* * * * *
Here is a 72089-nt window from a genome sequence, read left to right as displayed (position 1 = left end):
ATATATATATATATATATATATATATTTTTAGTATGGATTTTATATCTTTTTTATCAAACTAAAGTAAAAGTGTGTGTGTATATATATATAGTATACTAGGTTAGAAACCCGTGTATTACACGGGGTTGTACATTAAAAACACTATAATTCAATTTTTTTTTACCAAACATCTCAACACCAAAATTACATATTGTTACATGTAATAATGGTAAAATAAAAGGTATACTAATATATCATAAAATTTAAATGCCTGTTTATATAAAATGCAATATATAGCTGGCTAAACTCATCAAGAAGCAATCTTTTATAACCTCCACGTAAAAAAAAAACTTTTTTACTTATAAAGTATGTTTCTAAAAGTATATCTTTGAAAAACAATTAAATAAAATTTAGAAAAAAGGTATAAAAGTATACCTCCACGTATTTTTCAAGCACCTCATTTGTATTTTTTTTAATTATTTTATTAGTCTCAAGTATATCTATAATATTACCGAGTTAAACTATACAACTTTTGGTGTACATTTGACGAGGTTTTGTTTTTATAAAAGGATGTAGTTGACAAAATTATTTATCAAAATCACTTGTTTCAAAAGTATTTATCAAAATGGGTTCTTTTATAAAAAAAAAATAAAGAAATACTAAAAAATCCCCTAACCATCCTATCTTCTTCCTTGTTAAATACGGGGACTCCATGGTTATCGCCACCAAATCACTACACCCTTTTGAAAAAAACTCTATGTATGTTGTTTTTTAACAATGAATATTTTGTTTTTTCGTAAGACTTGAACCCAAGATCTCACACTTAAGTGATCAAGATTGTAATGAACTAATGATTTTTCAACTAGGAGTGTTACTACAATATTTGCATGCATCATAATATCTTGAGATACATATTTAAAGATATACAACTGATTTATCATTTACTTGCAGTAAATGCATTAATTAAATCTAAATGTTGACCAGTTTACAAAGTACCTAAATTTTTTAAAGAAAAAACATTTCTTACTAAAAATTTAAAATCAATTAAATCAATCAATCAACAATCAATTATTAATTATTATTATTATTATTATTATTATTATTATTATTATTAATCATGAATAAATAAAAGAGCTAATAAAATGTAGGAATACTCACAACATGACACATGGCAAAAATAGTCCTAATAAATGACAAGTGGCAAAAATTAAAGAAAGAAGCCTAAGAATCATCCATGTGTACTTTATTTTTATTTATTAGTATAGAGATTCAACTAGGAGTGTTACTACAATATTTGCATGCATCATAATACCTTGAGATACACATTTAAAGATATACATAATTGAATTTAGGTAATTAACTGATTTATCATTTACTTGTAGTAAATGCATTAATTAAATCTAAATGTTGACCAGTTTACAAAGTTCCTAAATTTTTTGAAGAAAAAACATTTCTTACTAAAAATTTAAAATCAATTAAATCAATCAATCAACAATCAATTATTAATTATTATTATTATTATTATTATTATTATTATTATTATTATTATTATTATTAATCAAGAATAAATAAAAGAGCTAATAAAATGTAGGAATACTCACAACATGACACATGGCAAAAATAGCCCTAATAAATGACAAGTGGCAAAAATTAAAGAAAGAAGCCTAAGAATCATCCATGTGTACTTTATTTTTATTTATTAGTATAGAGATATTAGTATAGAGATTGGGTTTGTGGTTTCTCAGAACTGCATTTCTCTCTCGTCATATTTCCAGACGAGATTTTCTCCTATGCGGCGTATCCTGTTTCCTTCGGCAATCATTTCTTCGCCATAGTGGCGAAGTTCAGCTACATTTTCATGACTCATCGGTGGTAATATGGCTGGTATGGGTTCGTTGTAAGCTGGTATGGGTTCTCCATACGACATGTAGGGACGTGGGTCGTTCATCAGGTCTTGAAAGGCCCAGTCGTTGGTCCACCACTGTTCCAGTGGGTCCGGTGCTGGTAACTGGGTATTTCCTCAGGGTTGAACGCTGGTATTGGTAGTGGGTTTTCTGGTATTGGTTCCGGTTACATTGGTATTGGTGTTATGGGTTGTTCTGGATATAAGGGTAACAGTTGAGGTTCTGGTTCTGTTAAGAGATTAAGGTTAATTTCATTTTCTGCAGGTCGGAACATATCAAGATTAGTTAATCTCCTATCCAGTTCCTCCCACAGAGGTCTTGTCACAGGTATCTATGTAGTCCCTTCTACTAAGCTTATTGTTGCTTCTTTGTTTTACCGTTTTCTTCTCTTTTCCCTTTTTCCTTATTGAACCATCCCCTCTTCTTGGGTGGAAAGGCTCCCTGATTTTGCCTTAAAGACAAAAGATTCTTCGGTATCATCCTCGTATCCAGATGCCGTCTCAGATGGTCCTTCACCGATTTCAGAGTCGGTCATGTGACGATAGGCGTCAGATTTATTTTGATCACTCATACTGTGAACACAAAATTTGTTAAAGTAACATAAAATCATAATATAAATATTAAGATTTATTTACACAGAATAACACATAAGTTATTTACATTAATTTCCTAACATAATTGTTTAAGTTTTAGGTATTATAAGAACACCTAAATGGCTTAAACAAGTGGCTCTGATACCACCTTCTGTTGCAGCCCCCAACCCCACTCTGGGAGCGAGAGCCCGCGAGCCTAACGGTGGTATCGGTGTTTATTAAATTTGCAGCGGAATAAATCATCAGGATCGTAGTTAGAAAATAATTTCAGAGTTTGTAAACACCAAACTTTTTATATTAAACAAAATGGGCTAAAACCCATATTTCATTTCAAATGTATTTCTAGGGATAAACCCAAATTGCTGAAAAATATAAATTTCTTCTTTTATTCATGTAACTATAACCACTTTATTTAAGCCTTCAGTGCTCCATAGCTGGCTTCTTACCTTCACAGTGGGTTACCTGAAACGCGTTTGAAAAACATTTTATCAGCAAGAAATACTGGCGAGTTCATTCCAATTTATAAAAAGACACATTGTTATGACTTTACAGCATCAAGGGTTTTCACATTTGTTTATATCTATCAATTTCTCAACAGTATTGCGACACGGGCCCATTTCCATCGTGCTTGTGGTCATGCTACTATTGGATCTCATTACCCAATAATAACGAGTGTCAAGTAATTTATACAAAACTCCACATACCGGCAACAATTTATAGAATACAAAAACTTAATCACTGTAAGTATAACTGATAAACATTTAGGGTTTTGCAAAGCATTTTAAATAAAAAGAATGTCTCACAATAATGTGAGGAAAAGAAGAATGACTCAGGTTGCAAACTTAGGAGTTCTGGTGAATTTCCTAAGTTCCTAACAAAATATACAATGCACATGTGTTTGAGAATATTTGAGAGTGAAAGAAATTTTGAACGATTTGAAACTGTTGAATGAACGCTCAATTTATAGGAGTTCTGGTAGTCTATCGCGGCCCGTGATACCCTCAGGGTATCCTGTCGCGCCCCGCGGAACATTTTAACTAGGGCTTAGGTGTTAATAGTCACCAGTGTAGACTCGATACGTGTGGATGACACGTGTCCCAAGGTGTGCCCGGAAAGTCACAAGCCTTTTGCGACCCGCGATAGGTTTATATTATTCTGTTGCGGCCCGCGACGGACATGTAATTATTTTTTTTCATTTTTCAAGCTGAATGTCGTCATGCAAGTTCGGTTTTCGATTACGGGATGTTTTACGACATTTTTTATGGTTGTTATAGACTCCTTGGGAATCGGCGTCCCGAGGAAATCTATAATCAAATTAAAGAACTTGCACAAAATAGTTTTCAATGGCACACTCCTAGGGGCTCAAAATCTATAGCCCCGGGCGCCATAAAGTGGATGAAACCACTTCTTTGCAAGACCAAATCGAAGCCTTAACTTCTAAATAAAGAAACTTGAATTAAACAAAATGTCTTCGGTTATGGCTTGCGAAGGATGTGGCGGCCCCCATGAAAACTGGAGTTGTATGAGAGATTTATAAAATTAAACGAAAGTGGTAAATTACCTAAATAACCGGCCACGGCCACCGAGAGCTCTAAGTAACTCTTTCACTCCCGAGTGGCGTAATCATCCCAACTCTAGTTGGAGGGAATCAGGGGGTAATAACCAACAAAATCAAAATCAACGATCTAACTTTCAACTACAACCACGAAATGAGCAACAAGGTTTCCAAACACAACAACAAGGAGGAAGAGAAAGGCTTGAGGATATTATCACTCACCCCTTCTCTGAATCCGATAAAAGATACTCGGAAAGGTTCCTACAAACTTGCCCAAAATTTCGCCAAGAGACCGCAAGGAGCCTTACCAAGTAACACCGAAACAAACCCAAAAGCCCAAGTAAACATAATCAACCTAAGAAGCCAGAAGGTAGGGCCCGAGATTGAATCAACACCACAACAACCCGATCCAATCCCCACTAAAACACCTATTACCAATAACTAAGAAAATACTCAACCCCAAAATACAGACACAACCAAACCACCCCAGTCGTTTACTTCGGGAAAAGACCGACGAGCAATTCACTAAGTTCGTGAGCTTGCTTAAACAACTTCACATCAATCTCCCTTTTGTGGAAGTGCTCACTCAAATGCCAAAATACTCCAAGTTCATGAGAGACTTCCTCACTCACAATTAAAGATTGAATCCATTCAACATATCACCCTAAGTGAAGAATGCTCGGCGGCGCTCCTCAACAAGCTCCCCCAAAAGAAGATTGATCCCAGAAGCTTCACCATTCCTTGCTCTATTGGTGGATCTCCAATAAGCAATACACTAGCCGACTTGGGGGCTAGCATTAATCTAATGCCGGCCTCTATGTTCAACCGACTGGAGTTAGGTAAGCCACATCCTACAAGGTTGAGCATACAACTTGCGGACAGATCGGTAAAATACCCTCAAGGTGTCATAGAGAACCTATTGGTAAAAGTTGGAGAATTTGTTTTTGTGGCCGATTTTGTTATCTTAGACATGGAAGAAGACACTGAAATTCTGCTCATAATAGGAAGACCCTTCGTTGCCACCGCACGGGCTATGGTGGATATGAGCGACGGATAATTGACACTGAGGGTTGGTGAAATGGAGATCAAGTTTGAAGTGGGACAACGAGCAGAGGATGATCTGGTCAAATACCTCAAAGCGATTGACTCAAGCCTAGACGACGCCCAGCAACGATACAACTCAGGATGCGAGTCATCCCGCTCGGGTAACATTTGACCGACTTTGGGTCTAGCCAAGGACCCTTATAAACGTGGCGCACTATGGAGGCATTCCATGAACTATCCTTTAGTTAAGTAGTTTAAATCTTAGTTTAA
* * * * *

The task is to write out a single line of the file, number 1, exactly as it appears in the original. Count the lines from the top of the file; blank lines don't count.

Here is a 72089-nt window from a genome sequence, read left to right as displayed (position 1 = left end):